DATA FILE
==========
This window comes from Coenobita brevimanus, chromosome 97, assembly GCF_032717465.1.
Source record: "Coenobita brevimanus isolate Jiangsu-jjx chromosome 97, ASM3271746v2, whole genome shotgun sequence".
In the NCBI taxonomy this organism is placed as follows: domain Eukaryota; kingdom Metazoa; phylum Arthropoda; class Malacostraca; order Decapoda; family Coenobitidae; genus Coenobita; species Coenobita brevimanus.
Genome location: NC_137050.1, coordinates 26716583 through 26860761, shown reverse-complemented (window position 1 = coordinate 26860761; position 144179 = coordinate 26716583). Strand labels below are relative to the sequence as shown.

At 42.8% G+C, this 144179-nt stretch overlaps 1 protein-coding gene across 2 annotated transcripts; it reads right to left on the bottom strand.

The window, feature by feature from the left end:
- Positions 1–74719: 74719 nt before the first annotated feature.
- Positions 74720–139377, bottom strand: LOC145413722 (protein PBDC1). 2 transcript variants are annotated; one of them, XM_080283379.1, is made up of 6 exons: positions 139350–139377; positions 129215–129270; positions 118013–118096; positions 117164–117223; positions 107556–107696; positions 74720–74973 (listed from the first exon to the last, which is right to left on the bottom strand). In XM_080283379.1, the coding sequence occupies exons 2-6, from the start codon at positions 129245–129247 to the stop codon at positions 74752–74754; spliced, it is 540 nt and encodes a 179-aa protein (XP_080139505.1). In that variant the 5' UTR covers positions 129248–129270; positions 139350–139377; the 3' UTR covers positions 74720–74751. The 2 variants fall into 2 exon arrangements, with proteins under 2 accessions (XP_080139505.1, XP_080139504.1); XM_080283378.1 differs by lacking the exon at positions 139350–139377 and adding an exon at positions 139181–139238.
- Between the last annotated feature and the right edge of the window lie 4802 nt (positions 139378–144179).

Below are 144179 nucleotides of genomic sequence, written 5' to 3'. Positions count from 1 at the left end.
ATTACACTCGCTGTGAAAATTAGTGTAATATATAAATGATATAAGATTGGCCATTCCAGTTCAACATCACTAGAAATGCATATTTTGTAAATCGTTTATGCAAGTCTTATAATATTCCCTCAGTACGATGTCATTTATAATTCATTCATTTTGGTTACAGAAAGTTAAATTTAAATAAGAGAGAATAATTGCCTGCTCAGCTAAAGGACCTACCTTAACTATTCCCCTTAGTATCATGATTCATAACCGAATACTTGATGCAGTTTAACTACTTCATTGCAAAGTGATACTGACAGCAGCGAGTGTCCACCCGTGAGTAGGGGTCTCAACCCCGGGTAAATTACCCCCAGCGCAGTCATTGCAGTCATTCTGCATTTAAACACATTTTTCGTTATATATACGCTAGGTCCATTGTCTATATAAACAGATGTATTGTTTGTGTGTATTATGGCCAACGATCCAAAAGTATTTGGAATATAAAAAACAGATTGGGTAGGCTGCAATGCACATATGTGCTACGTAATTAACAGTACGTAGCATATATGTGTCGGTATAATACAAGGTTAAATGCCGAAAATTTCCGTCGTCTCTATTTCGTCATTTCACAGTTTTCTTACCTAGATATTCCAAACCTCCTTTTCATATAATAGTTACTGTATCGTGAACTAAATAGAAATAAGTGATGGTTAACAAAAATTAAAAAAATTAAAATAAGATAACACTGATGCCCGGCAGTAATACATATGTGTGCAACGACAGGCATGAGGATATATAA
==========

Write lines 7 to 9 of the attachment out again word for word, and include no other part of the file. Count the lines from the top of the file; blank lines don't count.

- Positions 1–74719: 74719 nt before the first annotated feature.
- Positions 74720–139377, bottom strand: LOC145413722 (protein PBDC1). 2 transcript variants are annotated; one of them, XM_080283379.1, is made up of 6 exons: positions 139350–139377; positions 129215–129270; positions 118013–118096; positions 117164–117223; positions 107556–107696; positions 74720–74973 (listed from the first exon to the last, which is right to left on the bottom strand). In XM_080283379.1, the coding sequence occupies exons 2-6, from the start codon at positions 129245–129247 to the stop codon at positions 74752–74754; spliced, it is 540 nt and encodes a 179-aa protein (XP_080139505.1). In that variant the 5' UTR covers positions 129248–129270; positions 139350–139377; the 3' UTR covers positions 74720–74751. The 2 variants fall into 2 exon arrangements, with proteins under 2 accessions (XP_080139505.1, XP_080139504.1); XM_080283378.1 differs by lacking the exon at positions 139350–139377 and adding an exon at positions 139181–139238.
- Between the last annotated feature and the right edge of the window lie 4802 nt (positions 139378–144179).